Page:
Eighty years ago today, President Franklin D. Roosevelt signed Social Security into law. I celebrated this special anniversary with seniors and advocates in Park Ridge, IL.
Social security has been a national treasure for 80 years, bringing financial stability, independence and dignity to millions of Americans. We certainly have a lot to celebrate today because Social Security has an outstanding record of achievement.
With one monthly contribution, working men and women purchase retirement, disability and life insurance for themselves and their families.
Social Security is there for us. It has never missed a payment -- every benefit check has been deposited in full and on time.
Since 1989, it has spent less than 1% of expenditures for administrative costs -- last year, it was seven-tenths of a percent. That is because of the structure of Social Security -- no means-testing, no assets tests - if you've contributed, you're in. It's also because of the commitment and skill of those who work for Social Security -- in their field offices and at headquarters. Its earned benefits keep 22 million Americans out of poverty -- including 1.2 million children and 11.6 million older women. In Illinois, nearly 800,000 people would fall below the poverty line without their earned benefits. More than 9 million veterans rely on Social Security, 11 million disabled workers and their families, and 8.5 million children. In 1 out of every 4 households, someone receives Social Security today.
Those are numbers -- and they are impressive. But we all know that there are people behind those numbers. And I am most grateful to Social Security for bringing financial security and peace of mind to my own family, my friends and neighbors, and my constituents.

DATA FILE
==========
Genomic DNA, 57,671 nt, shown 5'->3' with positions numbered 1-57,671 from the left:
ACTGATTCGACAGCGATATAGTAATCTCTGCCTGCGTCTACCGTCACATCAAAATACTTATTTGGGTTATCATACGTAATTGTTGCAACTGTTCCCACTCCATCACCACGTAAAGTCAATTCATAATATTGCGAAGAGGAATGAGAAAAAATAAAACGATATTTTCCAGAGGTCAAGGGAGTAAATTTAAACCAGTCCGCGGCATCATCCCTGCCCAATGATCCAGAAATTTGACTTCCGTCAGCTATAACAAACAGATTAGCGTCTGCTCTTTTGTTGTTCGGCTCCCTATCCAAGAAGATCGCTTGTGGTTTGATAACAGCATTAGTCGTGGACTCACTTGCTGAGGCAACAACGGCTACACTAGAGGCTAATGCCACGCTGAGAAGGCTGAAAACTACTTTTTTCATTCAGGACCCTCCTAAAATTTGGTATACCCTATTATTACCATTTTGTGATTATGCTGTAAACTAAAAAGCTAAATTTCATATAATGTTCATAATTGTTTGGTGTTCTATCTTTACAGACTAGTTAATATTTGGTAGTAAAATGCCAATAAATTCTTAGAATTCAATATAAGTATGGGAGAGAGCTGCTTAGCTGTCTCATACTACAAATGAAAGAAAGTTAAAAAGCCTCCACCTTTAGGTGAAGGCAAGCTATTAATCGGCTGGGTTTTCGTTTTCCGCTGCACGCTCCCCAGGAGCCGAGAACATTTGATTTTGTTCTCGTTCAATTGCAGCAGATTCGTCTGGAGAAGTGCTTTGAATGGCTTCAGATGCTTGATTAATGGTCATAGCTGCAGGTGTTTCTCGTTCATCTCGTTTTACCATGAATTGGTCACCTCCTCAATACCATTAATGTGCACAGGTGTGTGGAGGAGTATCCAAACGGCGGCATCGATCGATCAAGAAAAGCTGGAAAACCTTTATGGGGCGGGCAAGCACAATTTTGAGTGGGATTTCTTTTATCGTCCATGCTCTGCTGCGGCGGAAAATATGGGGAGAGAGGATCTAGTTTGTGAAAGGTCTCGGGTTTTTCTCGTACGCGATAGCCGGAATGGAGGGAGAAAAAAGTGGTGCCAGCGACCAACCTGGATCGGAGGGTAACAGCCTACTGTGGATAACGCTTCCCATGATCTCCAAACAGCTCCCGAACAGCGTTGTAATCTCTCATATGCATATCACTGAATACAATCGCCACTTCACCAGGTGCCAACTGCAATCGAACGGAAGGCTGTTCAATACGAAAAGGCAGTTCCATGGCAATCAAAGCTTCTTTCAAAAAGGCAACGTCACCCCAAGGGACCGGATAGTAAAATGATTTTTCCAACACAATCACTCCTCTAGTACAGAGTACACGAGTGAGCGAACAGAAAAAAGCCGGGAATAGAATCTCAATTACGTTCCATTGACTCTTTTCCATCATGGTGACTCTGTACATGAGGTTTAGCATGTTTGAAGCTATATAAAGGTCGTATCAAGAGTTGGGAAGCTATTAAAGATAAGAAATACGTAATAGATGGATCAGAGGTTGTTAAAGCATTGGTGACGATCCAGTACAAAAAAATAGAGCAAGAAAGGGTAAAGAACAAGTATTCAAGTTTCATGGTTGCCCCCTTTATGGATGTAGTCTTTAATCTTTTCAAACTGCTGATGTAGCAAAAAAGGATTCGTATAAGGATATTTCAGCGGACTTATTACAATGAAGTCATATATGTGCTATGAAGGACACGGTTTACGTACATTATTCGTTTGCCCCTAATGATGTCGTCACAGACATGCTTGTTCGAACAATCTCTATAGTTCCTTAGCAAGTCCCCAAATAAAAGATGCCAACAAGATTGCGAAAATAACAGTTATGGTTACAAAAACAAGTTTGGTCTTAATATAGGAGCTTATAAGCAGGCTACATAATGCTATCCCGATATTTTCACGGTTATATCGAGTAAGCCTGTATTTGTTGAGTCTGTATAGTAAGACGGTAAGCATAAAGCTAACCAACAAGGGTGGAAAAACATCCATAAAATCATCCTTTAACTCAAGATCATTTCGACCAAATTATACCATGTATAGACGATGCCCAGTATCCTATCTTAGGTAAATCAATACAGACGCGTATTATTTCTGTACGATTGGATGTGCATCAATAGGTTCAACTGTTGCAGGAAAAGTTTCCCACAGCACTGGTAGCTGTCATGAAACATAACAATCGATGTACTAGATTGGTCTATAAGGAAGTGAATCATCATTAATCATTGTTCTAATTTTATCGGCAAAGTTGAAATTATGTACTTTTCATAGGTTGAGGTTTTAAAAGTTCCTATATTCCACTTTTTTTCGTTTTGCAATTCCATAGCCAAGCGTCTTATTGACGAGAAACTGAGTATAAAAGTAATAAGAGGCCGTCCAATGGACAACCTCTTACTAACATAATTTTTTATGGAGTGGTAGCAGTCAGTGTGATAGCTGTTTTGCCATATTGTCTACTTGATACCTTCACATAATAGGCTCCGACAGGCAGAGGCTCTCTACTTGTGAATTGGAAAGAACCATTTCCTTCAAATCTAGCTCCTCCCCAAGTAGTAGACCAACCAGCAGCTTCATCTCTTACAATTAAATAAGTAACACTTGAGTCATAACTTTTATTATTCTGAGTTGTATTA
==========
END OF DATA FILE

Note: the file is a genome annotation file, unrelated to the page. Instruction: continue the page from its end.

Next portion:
People like Larry, a Navy veteran, who relies on his Social Security Disability Insurance as his sole source of income. He called my office last month to say how important Social Security is to him, especially since he doesn't have a family to help support him.
Like Carolynn who wrote to remind me that, "Social Security is the largest and many times the only source of income for many older Americans." She said that she and many of her fellow seniors live near or below the poverty line and rely on their benefits.
I could go on and I know that many Illinoisans and people across the country have their own stories on the importance of Social Security. Every person I hear from asks me not just to protect their benefits but to keep Social Security strong for their children and their grandchildren and future generations.
When President Franklin D. Roosevelt signed Social Security into law 80 years ago today, he said, "We have tried to frame a law which will give some measures of protection to the average citizen and to his family against the loss of a job and against poverty-ridden old age."
Social Security has certainly done that - and that's why we are celebrating today. But President Roosevelt also said that day that the law he signed "represents a cornerstone in a structure which is being built but is by no means complete."
I believe we have a responsibility not just to protect Social Security's structure - but to build on it. That is why I introduced H. Res. 363 calling on Congress to support policies to protect and expand benefits while ensuring that Social Security has the resources to pay benefits for many, many years.
I am the co-chair of the House Democratic Caucus Seniors Task Force, a member of Congress, and a grandmother who wants to make sure Social Security is there for many years to come. I'm so happy to celebrate Social Security's first 80 years and will keep working with my colleagues and advocates across the country to protect and improve Social Security for future generations.